CyberWarfare / ExoWarfare

7 ways the USMC Systems Command’s Cyber Advisory Team wants US DoD to improve IT acquisition

The Marine Corps Systems Command’s Cyber Advisory Team completed its first emergency cyber acquisition as part of a new process designed to more quickly respond to the cyber warfighting needs of the force.The move is in line with broader Department of Defense measures to improve technology acquisition. (U.S. Marine Corps illustration by Jennifer Sevier)


A new study from a Department of Defense task force highlights the need for the military to act more like commercial industry when it comes to buying software.

Specifically, DoD officials should abandon buying practices that date back as far as the 1970s and institute an iterative, agile approach to acquiring software, a new Defense Science Board report said.

Doing so means changing the culture at the Pentagon, where systemic problems in culture and internal processes – including an emphasis on detailed requirements and large-scale, completed systems – discourage contractors from employing more software-friendly buying practices in the military, according to the report.

It’s not a new issue.

“Problems associated with software development continue to plague major DoD acquisition programs. This results in long delays in fielding, significant cost overruns, and, in some cases, program cancellation,” the report’s authors wrote. “The problems appear to be caused by the same software development issues that have occurred in programs over the last two decades.”

The report detailed seven recommendations for improving software acquisition at DoD, including:

Carefully examining the “software factories” of contractors: “The Under Secretary of Defense for Research and Engineering should immediately task the Defense Digital Service, the U.S. Air Force Life Cycle Management Center, the Software Engineering Institute Federally Funded Research and Development Center, the U.S. Naval Air Systems Command, and the Army Materiel Command with establishing evaluation criteria for potential contractors’ software factory capabilities.” Software factories are sets of software tools that programmers use to write code and collaborate.

· Adopt continuous iterative development best practices: “Service acquisition executives, with the program executive officers, the program managers, and the Joint Staff/J-8 should, over the next year, identify minimum viable product approaches and delegate acquisition authority to the PM” to deliver a series of viable products, establish d the equivalent of a product manager for each program in its formal acquisition strategy, and arrange for the warfighter to adopt the initial operational capability for evaluation and feedback; and engage Congress to change statutes to support rapid iterative approaches.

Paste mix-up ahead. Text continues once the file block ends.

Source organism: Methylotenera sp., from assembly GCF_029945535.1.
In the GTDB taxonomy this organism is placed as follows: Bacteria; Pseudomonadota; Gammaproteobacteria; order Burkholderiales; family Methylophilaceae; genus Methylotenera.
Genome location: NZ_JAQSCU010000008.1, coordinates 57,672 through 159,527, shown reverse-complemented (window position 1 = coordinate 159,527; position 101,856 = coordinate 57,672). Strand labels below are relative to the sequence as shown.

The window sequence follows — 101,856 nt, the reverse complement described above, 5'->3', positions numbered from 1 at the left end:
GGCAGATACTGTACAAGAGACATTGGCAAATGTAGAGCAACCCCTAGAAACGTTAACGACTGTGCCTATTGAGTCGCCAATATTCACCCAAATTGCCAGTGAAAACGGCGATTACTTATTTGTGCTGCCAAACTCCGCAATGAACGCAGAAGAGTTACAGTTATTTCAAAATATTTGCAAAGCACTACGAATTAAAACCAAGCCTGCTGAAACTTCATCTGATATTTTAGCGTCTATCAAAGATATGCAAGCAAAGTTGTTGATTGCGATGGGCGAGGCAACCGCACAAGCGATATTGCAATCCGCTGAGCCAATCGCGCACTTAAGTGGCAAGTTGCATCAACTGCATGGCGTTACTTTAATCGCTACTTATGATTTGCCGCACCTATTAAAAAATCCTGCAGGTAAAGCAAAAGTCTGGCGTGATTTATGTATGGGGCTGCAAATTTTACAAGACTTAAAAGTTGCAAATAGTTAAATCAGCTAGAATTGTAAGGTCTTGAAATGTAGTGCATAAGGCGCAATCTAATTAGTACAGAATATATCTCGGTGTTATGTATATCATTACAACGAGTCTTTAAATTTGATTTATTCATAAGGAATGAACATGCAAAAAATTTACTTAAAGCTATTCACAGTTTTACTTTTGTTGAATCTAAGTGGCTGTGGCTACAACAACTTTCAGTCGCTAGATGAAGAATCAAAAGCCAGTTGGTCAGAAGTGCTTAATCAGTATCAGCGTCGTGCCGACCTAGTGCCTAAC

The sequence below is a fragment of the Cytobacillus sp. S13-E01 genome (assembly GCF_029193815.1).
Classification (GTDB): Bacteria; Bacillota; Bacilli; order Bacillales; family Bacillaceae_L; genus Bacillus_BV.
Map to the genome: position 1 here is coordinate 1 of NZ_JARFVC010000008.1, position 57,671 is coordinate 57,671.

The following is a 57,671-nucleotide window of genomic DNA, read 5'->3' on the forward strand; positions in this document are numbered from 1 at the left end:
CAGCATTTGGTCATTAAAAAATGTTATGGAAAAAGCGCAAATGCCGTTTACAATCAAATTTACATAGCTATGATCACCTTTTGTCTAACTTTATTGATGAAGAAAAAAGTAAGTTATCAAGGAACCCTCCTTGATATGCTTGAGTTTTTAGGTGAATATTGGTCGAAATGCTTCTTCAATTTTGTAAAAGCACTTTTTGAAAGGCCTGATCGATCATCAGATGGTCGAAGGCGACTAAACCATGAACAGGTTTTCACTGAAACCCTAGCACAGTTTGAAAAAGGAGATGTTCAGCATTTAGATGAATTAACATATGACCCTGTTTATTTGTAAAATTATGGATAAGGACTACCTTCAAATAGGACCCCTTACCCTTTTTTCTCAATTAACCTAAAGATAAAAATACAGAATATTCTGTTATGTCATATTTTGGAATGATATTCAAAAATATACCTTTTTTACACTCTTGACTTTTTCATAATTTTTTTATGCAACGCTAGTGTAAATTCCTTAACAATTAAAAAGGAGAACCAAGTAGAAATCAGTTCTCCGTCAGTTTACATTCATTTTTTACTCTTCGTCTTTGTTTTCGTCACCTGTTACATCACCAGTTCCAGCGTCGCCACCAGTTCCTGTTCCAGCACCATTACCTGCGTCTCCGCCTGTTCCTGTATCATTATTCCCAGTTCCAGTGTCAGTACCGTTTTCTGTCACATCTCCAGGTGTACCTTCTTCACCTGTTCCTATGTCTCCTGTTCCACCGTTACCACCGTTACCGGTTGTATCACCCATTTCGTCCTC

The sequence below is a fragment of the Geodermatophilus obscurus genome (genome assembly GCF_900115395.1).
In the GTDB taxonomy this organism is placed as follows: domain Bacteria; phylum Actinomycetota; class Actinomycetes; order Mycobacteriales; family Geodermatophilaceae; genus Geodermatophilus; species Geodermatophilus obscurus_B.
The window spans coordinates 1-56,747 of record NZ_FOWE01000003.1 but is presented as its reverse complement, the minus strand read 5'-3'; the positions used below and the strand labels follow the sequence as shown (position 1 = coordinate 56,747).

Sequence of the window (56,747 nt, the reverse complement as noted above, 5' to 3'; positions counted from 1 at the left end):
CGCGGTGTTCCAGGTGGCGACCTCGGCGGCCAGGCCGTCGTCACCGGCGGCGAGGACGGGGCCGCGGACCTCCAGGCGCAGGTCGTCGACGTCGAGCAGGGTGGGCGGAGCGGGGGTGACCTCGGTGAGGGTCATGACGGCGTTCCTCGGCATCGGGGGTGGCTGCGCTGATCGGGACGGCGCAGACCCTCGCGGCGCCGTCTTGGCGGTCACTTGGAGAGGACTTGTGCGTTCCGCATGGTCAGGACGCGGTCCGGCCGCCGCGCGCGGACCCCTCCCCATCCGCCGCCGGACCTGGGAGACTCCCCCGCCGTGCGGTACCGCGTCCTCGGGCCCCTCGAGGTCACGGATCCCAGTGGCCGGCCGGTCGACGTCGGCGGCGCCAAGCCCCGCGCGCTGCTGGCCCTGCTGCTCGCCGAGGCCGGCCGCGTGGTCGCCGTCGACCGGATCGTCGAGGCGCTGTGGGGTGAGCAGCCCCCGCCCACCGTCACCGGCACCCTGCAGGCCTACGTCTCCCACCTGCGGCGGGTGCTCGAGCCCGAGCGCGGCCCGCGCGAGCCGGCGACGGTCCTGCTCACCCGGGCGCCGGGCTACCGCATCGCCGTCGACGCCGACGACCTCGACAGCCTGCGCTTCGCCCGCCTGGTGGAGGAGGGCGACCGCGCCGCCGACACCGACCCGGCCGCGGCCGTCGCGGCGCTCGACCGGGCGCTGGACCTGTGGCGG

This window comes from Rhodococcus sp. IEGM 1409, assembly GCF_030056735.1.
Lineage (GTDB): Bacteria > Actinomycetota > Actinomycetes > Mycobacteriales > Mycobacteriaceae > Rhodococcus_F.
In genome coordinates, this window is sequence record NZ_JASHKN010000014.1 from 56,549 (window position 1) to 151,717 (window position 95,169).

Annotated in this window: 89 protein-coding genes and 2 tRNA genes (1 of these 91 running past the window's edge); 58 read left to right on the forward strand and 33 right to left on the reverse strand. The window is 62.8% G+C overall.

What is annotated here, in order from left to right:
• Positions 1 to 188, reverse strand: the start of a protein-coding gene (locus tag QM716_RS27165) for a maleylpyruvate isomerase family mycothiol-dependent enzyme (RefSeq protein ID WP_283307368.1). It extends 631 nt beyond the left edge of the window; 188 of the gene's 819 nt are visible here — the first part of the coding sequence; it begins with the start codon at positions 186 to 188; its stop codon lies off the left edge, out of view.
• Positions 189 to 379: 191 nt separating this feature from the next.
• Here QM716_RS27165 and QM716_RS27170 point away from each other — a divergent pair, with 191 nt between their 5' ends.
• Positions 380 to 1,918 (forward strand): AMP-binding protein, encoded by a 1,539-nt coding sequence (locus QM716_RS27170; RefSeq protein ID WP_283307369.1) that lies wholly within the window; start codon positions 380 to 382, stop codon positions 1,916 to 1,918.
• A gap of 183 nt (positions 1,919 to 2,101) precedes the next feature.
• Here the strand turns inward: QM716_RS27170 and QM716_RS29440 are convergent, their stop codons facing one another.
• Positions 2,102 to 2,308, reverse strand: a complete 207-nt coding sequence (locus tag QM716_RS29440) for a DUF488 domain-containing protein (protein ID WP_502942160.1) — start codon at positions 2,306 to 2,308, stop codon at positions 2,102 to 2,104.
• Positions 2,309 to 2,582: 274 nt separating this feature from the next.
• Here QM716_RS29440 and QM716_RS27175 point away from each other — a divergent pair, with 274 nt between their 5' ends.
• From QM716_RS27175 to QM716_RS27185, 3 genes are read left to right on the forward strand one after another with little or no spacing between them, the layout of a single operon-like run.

· Institute risk reduction and metrics for all new programs, starting immediately: Officials, including major decision authorities, should allow multiple vendors to begin work, with a down-select happening after at least one vendor has proven they can do the work. Multiple vendors should be retained through development to reduce risk.

· Evaluate for transition current and legacy programs: PMs and PEOs should plan transition to a software factory and continuous iterative development. Defense prime contractors should transition execution to a hybrid model, and incorporate iterative continuous development within the constraints of their current contracts. For legacy programs where development is complete, PMs and PEOs should make the business case for whether to transition the program. Over the next year PMs should brief best practices and lessons learned.

· Develop workforce competency: Military acquisition commands “should acquire or access a small cadre of software systems architects with a deep understanding of iterative development. Services acquisition commands should use this cadre early in the acquisition process to formulate acquisition strategy, develop source selection criteria, and evaluate progress.”

· Incorporate software emphasis in contracting: Requests for proposals should specify the basic elements of the software framework supporting the software factory, including code and document repositories, test infrastructure, software tools, check-in notes, code provenance, and reference and working documents informing development, test, and deployment. These should then be reflected in the source selection criteria for the RFP. Availability, cost, compatibility, and licensing restrictions of such framework elements to the government and its contractors should also be part of the selection criteria for contract award.

· Verify and validate machine learning: The Defense Advanced Research Projects Agency (DARPA), the SEI FFRDC and the DoD laboratories “should establish research and experimentation programs around the practical use of machine learning in defense systems with efficient testing, independent verification and validation, and cybersecurity resiliency and hardening as the primary focus points. They should establish a machine learning and autonomy data repository and exchange along the lines of the U.S. Computer Emergency Readiness Team to collect and share necessary data from and for the deployment of machine learning and autonomy.”